Saturday, February 7, 2009


Providing Help. Creating Hope.

VISION: Believing in the presence of God in our midst, we proclaim the sanctity of human life and the dignity of the person by sharing in the mission of Jesus given to the Church. To this end, Catholic Charities works with individuals, families, and communities to help them meet their needs, address their issues, eliminate oppression, and build a just and compassionate society.

MISSION: To provide service to people in need, to advocate for justice in social structures, and to call the entire Church and other people of good will to do the same.

GOALS: Catholic Charities is devoted to helping meet basic human needs, strengthening families, building communities and empowering low-income people. Committed to work to reduce poverty in half by 2020.

KEY VALUE: Hospitality

WHAT WE DO: Organizing Love. "As a community, the Church must practise love. Love thus needs to be organized if it is to be an ordered service to the community" (Deus Caritas Est, par. 20)

On Sunday (5th Week of Ordinary Time Cycle B) we hear about Jesus' accepted mission: proclaim the good news always and in all ways. People are seeking him out; he heals an in-law of a friend who then "waited on them." We read from the Book of Job about his anxiety, fears and ruminations about the drudgery of work and life. We witness, on the other hand, St. Paul providing his testimony that he is willing and able to preach the gospel in all aspects of his life without fear. Both Job and St. Paul believe that God is with them and is their hope.

In Catholic Charities we are called -- day in and day out -- to be there to provide healing and care for persons and families in need. Sometimes it may seem like "drudgery" but like St. Paul we remain committed to the work of service in the name of the Church, continuing the very work of Jesus in healing and caring for those who are in need, feel lost and find themselves in misery. We must continue to become refreshed in the Spirit as we face new times filled with anxiety, fear and dismay. Giving hope is our on-going call.

Some important date(s) this week:

WEDNESDAY, FEBRUARY 11. Our Lady of Lourdes. World Day of the Sick. On December 8, 1854, Pope Pius IX proclaimed the dogma of the Immaculate Conception in the apostolic constitution Ineffabilis Deus. A little more than three years later, on February 11, 1858, a young lady appeared to Bernadette Soubirous. This began a series of visions. During the apparition on March 25, the lady identified herself with the words: “I am the Immaculate Conception.” Bernadette was a sickly child of poor parents. Their practice of the Catholic faith was scarcely more than lukewarm. Bernadette could pray the Our Father, the Hail Mary and the Creed. She also knew the prayer of the Miraculous Medal: “O Mary conceived without sin.” During interrogations Bernadette gave an account of what she saw. It was “something white in the shape of a girl.” She used the word aquero, a dialect term meaning “this thing.” It was “a pretty young girl with a rosary over her arm.” Her white robe was encircled by a blue girdle. She wore a white veil. There was a yellow rose on each foot. A rosary was in her hand. Bernadette was also impressed by the fact that the lady did not use the informal form of address (tu), but the polite form (vous). The humble virgin appeared to a humble girl and treated her with dignity. Through that humble girl, Mary revitalized and continues to revitalize the faith of millions of people. People began to flock to Lourdes from other parts of France and from all over the world. In 1862 Church authorities confirmed the authenticity of the apparitions and authorized the cult of Our Lady of Lourdes for the diocese. The Feast of Our Lady of Lourdes became worldwide in 1907.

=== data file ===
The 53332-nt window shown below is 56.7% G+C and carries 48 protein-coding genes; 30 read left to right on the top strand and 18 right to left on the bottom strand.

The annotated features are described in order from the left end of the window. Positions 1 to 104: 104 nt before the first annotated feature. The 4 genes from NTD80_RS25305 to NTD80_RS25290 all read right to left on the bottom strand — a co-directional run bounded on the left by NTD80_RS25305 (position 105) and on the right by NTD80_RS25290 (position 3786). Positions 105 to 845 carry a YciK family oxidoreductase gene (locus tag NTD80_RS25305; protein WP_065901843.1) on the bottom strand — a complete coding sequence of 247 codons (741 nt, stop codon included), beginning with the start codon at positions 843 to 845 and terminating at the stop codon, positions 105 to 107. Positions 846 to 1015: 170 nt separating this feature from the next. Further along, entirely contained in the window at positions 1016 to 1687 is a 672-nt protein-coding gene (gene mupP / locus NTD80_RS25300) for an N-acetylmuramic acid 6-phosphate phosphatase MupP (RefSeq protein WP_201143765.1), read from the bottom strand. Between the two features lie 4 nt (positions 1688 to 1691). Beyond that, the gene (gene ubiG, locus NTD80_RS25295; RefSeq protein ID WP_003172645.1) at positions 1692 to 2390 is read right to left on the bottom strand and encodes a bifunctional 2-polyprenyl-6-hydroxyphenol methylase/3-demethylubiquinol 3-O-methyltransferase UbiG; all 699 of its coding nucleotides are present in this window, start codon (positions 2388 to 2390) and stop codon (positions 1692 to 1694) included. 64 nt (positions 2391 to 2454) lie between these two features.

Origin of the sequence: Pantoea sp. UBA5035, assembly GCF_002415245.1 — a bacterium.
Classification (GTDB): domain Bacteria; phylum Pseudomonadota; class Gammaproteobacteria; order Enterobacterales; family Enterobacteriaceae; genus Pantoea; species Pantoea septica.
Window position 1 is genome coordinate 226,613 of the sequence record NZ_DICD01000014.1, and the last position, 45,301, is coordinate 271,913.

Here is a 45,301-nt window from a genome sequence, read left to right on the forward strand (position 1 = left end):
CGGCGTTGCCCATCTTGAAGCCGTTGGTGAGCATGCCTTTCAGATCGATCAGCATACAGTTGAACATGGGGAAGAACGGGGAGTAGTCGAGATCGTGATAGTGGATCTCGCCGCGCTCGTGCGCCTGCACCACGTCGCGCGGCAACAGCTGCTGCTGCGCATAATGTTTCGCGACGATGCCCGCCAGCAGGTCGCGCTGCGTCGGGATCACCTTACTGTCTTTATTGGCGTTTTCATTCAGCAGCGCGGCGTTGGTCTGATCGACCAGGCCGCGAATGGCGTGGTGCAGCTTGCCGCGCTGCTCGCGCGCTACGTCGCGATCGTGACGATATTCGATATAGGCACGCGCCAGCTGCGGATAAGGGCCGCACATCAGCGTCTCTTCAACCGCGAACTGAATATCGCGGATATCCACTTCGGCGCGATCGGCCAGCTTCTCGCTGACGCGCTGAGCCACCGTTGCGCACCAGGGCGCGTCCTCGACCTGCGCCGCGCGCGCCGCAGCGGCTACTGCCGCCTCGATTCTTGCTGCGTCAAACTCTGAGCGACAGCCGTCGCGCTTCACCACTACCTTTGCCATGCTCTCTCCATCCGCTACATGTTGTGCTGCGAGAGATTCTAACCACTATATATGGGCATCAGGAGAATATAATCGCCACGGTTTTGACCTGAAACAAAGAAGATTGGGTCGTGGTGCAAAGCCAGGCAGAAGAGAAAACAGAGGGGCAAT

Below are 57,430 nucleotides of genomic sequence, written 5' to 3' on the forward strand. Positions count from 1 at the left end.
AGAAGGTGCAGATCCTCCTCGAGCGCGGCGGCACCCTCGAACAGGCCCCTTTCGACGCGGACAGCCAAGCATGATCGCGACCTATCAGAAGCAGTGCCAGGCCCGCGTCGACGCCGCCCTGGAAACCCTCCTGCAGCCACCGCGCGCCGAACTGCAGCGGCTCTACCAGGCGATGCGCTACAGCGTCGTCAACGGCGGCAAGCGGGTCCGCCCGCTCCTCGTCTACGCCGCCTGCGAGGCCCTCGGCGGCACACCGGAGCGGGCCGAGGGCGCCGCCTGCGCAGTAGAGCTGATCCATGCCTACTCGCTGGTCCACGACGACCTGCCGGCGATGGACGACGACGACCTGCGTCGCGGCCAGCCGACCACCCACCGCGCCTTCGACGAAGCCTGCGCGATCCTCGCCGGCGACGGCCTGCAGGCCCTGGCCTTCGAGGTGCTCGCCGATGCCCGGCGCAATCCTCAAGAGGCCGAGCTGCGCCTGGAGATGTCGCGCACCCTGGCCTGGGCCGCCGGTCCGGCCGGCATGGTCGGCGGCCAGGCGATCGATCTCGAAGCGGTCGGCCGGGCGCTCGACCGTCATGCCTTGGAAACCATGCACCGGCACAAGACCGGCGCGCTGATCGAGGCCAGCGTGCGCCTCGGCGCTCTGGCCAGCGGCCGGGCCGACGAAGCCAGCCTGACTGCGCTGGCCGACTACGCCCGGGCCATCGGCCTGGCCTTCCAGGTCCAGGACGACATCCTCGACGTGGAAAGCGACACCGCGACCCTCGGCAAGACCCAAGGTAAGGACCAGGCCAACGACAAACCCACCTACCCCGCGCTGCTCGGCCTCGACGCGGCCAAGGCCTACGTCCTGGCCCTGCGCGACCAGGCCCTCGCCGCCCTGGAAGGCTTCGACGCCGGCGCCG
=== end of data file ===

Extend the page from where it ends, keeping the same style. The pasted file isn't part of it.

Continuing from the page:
SUNDAY, FEBRUARY 15. White Mass to celebrate the World Day of the Sick, at St. Columba Cathedral, 10:30 AM Liturgy, Bishop George V. Murry, SJ, presider.
The World Day of the Sick is sponsored by the Vatican’s Pontifical Council for Health Pastoral Care and has been celebrated since 1992 on the feast of Our Lady of Lourdes. This celebration is a reminder to pray for all those who are sick and to recognize and honor those who work in healthcare and those who serve as caregivers.


February 2009
General: That the Pastors of the Church may always be docile to the action of the Holy Spirit in their teaching and in their service to God's people.

Mission: That the Church in Africa may find adequate ways and means to promote reconciliation, justice and peace efficaciously, according to the indications of the Synod of the Bishops’ Special Assembly for Africa.

Corporal Works of Mercy: The seven practices of charity toward our neighbor
Feed the hungry
Give drink to the thirsty
Clothe the naked
Shelter the homeless
Visit the sick
Visit those in prison
Bury the dead

See our website at for links to the our ministries and services.

For more information on Catholic Social Doctrine and its connection to our ministries, visit my blog at:

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